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Professor suggests brain dead women could be kept 'alive' and used as surrogates

pregnancy birth baby scan
© Lazaro Rodriguez Jr/Pexels
Female patients in a persistent vegetative state (PVS) who had provided prior written agreement may act as surrogates, allowing embryos to be implanted in their uteruses and carried to term.
A University of Oslo professor has triggered widespread anger online after theorising that the bodies of vegetative or brain-dead female patients could be utilised as surrogates to carry unborn children to term - something she calls "whole body gestational donation" or WBGD and an idea that "deserves serious consideration".

The paper by Dr Anna Smajdor, an associate professor at the University of Oslo, was first published in November 2022 in the medical journal Theoretical Medicine and Bioethics.

According to the article, with WBGD, vegetative women's bodies could be used as surrogates for potential parents who wish to have children but cannot, or prefer not to, based on proven cases of brain-dead women giving birth to healthy babies.


Comment: 'Prefer not to'?


Comment: What a disturbing thought process the professor has. She appears to be unable to conceive of the incredibly complex and synergistic relationship between mother and child, as well as their the interaction with the wider world during pregnancy, which undoubtedly has a profound impact on the child's development both before birth, and after.

What a disturbing thought process the prof has. She appears to be unable to conceive of the incredibly complex&synergistic relationship involved between mother and child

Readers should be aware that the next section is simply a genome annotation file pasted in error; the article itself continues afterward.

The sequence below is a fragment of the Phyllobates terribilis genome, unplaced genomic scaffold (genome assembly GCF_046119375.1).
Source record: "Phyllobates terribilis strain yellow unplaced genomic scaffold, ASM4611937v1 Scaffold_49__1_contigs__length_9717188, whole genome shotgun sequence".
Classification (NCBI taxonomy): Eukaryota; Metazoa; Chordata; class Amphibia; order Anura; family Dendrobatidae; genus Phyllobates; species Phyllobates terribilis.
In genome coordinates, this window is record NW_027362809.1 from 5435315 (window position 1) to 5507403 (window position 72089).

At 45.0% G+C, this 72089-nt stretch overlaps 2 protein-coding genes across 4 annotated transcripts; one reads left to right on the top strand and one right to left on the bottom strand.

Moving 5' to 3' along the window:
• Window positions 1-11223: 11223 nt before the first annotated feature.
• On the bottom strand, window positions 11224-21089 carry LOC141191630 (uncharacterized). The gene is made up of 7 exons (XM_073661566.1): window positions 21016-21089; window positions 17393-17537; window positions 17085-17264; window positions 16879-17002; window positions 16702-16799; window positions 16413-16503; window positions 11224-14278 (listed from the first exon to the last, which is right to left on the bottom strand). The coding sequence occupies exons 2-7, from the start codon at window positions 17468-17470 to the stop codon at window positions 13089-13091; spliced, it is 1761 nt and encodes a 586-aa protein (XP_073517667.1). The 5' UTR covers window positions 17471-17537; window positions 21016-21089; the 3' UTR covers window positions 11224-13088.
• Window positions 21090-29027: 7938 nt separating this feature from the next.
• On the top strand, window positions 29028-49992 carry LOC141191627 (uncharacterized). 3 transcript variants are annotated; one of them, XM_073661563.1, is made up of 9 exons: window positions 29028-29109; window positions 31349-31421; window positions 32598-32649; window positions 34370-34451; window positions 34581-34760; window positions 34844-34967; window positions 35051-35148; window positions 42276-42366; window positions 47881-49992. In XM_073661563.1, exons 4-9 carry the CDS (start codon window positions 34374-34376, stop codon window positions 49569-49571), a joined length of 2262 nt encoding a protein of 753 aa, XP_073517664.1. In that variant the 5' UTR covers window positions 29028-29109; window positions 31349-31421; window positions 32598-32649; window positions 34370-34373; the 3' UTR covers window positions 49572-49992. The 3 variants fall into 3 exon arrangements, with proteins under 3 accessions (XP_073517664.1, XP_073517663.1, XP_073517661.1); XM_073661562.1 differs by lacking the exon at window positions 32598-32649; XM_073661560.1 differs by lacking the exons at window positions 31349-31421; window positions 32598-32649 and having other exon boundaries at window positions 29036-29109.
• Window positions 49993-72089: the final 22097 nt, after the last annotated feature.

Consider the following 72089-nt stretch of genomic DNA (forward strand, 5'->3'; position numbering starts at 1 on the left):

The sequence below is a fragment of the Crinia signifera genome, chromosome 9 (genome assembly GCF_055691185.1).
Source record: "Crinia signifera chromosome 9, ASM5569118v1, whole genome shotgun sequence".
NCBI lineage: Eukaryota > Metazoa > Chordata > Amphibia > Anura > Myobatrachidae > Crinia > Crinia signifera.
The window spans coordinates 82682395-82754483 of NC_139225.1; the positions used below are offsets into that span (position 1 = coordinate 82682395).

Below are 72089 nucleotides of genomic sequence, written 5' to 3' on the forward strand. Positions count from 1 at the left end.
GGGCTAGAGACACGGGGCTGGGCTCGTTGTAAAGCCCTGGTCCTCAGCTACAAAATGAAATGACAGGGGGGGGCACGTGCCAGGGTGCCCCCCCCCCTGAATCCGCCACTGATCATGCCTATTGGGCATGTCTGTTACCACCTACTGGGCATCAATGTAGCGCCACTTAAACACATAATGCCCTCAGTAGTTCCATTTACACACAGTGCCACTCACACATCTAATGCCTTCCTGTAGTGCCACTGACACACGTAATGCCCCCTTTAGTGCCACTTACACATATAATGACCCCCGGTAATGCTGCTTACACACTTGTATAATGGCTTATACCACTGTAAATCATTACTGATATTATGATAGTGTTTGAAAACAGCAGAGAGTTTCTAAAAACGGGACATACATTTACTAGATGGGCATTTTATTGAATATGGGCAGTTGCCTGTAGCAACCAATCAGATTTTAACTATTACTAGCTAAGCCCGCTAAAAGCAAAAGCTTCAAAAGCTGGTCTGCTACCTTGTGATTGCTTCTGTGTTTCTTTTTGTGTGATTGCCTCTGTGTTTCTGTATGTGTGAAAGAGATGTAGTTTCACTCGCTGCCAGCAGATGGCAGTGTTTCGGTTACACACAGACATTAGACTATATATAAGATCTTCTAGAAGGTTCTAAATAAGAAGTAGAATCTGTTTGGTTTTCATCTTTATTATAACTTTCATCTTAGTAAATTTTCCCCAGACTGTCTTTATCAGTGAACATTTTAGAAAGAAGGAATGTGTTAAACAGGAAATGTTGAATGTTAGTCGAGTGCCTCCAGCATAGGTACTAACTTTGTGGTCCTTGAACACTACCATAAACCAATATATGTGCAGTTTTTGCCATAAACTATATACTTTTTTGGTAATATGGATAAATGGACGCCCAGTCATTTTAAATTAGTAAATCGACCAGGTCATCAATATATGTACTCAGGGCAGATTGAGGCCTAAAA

Although, in our time, warped proposals such as the above are par for the course in the rapidly deteriorating Western world, and, were it not for the grace of collapse, it's likely that they would be implemented:


Windsock

Wind-power makers suffer huge losses, want to abandon major project

Wind turbines
© Public Domain
The greenies' dream of "clean" (except for millions of dead birds) energy from wind farms is dying in the face of the poor economics (even with tax subsidies) and unreliable technology. The big players in constructing wind turbines are facing massive losses and write-downs and cancelling big offshore wind projects. Brace yourself for demands for even more subsides to the failing industry.

The green energy subsidiary of German electrical equipment giant Siemens just reported Thursday that it lost nearly a billion dollars in the last quarter. Via Fox News (Hat tip: Beege Welborn, Hot Air):
Global green energy company Siemens Gamesa reported Thursday that it had lost a staggering $967 million during the three-month period from between October to December.

The Germany-based company, which dubs itself as "the global leader in offshore power generation," noted the wind industry has faced various unfavorable pressures leading to negative growth in recent months and years, in its earnings report for the first quarter of fiscal year 2023 released Thursday morning. The company added that governments would need to further assist the industry to ensure future positive growth.